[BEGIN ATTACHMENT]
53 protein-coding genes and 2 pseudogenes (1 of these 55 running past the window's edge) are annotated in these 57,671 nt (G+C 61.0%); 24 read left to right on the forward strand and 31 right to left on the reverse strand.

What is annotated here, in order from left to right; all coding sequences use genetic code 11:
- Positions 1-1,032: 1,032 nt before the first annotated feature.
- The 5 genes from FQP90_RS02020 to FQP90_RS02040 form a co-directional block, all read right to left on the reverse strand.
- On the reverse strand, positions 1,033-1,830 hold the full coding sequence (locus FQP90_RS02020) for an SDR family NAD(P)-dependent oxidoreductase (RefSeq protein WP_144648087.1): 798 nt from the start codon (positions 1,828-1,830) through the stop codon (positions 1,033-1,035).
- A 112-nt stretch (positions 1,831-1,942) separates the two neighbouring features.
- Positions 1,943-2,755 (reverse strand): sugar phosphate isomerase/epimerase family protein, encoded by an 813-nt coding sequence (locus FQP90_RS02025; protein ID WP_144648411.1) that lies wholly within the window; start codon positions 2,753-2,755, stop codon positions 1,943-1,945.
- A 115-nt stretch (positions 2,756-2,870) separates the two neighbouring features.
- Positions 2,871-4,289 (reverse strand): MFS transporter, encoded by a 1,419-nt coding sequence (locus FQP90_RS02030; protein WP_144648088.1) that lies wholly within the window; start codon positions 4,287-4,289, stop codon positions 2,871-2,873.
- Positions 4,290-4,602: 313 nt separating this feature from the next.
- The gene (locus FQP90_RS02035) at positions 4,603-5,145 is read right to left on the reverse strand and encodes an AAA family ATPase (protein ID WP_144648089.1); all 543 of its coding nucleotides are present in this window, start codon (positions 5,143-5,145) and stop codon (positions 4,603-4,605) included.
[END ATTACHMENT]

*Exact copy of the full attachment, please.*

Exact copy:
53 protein-coding genes and 2 pseudogenes (1 of these 55 running past the window's edge) are annotated in these 57,671 nt (G+C 61.0%); 24 read left to right on the forward strand and 31 right to left on the reverse strand.

What is annotated here, in order from left to right; all coding sequences use genetic code 11:
- Positions 1-1,032: 1,032 nt before the first annotated feature.
- The 5 genes from FQP90_RS02020 to FQP90_RS02040 form a co-directional block, all read right to left on the reverse strand.
- On the reverse strand, positions 1,033-1,830 hold the full coding sequence (locus FQP90_RS02020) for an SDR family NAD(P)-dependent oxidoreductase (RefSeq protein WP_144648087.1): 798 nt from the start codon (positions 1,828-1,830) through the stop codon (positions 1,033-1,035).
- A 112-nt stretch (positions 1,831-1,942) separates the two neighbouring features.
- Positions 1,943-2,755 (reverse strand): sugar phosphate isomerase/epimerase family protein, encoded by an 813-nt coding sequence (locus FQP90_RS02025; protein ID WP_144648411.1) that lies wholly within the window; start codon positions 2,753-2,755, stop codon positions 1,943-1,945.
- A 115-nt stretch (positions 2,756-2,870) separates the two neighbouring features.
- Positions 2,871-4,289 (reverse strand): MFS transporter, encoded by a 1,419-nt coding sequence (locus FQP90_RS02030; protein WP_144648088.1) that lies wholly within the window; start codon positions 4,287-4,289, stop codon positions 2,871-2,873.
- Positions 4,290-4,602: 313 nt separating this feature from the next.
- The gene (locus FQP90_RS02035) at positions 4,603-5,145 is read right to left on the reverse strand and encodes an AAA family ATPase (protein ID WP_144648089.1); all 543 of its coding nucleotides are present in this window, start codon (positions 5,143-5,145) and stop codon (positions 4,603-4,605) included.